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Is Monster Hunter Now worth playing?


Monster Hunter Now is the brand new mobile game created by Niantic. The name Niantic should sound familiar for those who have played Pokemon Go. And similar to Pokemon Go, Monster Hunter Now forces players to venture outside and explore the real open world. It mixes reality with the virtual. For those wondering ‘Is Monster Hunter Now worth playing,” here are factors to consider.

Overall, the game is solid. To put simply, it’s worth playing for people who enjoy Monster Hunter alongside Pokemon Go. The combat loop is simple — becoming a tad more complicated and difficult as time goes on.

It stays relatively true to the Monster Hunter mechanics, where the weapons aren’t so much the learning curve. Instead, understanding Monster attack patterns and weaknesses is key to succeeding. For those familiar with the mainline Monster Hunter games, this should come as no surprise.

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Mechanics are admittedly massively simplified to function on the mobile. Not every combo from the mainline games exists, but there’s more than enough to experiment with and learn.

Monster Hunter Now has relatively well thought out systems. Walk around to find monsters. Hunt Monster to upgrade Armor and Weapons. Finish missions to level up HR (Hunter Rank), which allows the player to access more monster variety. Rinse and Repeat.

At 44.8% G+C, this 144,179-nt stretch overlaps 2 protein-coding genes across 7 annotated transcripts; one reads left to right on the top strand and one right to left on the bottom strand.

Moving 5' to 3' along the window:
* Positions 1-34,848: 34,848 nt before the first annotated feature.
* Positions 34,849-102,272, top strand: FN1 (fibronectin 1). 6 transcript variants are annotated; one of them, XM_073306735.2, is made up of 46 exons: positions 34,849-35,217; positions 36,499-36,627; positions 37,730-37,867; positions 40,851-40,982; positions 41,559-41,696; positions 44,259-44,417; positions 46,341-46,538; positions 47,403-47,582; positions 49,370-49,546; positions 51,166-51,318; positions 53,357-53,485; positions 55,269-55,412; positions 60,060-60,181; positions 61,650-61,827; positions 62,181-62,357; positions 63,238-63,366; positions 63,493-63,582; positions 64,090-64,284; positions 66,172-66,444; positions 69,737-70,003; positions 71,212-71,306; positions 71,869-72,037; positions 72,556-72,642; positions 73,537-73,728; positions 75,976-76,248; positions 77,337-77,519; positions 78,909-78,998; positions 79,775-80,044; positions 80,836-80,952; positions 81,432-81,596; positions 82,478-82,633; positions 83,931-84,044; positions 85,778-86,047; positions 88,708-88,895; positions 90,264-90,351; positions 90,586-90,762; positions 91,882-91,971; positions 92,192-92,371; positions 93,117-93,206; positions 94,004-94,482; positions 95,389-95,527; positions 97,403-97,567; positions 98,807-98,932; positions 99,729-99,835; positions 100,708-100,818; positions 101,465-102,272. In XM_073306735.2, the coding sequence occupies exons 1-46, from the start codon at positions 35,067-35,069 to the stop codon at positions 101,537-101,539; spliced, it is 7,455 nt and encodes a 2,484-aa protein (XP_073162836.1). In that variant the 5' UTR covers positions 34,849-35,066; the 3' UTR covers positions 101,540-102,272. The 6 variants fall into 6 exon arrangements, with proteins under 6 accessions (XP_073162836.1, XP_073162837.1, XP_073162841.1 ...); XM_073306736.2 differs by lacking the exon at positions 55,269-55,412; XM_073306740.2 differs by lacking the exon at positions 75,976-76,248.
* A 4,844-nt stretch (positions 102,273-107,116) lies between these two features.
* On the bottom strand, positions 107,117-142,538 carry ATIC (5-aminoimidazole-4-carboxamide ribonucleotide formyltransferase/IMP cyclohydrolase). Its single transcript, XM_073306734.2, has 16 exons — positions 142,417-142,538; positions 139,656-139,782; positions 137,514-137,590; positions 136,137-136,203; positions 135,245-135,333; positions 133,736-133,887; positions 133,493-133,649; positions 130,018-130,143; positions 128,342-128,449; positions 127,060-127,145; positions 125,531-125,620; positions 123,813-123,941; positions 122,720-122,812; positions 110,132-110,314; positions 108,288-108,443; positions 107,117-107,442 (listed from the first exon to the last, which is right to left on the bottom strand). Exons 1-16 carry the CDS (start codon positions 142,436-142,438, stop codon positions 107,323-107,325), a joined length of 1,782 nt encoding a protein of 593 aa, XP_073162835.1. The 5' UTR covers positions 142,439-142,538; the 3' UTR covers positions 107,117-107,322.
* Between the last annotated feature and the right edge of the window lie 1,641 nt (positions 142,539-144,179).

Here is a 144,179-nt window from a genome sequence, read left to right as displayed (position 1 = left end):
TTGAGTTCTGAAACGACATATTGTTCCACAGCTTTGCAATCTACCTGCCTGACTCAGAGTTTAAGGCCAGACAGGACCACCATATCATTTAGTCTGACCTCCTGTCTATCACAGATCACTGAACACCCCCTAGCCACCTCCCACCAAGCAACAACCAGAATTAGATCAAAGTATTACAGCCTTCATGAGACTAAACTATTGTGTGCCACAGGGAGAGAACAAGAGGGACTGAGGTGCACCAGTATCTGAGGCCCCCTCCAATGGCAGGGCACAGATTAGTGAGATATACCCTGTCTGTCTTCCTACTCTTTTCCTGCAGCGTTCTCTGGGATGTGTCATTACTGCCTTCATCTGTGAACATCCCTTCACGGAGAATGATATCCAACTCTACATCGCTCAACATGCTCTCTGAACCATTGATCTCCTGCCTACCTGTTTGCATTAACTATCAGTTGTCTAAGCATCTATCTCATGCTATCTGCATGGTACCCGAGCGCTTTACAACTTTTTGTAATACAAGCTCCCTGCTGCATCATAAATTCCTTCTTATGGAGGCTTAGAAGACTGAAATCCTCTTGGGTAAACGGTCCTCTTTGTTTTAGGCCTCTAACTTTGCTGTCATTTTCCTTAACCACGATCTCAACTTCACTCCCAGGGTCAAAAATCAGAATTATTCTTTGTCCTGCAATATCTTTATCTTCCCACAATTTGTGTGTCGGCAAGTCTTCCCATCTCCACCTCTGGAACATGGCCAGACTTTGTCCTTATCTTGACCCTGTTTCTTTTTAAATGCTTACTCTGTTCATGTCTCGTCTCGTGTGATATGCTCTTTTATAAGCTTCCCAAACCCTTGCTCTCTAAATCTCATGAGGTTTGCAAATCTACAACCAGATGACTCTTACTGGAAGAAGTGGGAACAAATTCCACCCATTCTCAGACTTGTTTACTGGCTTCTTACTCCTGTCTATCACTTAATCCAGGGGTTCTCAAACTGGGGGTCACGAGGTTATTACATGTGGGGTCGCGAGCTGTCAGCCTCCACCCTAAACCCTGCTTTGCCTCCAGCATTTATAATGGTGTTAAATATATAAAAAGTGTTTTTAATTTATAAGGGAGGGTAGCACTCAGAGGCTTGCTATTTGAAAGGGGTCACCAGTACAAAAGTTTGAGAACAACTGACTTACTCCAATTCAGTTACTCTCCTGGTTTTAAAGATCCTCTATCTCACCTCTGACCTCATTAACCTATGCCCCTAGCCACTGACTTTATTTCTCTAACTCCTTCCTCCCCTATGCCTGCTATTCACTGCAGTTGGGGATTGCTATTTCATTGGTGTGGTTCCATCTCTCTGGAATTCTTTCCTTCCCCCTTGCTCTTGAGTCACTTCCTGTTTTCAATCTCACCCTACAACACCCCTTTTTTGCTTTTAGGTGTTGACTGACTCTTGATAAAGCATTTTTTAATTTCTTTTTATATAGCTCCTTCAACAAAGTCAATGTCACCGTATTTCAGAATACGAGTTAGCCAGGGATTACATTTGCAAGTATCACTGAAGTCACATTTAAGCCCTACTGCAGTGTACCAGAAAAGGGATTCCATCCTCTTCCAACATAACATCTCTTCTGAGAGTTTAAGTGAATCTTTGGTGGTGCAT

Now, where do the microtransactions come in? It’s a free to play mobile game, where players can pay for items. These don’t directly make the player stronger, but instead grant small advantages like health in the form of potions or doubling loot. For those who can’t dodge, and find themselves constantly getting pounded by monster attacks, microtransactions will start looking real tempting.

Granted, the player health regains with time. Potions are also handed out daily — meaning there isn’t any real need to pay to win. As many veterans hunters say, “just don’t get hit.” It’s a simple as that.

Target Audience

It seems the game is best enjoyed as a relatively casual experience, something to grind at while on the way somewhere. The limiting factors of health alongside limited depth to the fights make for a less immersive gameplay experience when compared to the console Monster Hunter Games — at least in regards to combat.

Therefore, though veteran Monster Hunter players will likely love this game, it’s advised to understand the limitations of combat alongside the built in systems. This game remains true to the soul of Monster Hunter, but still differs drastically from consoles.

In addition, casual players who have been intimidated by the complexities of Monster Hunter in general may find their home here. For those veteran hunters who have failed to recruit noobies to the church of Monster Hunter, this may be a good starting sermon. Just be wary of microtransactions and getting hit by a car.

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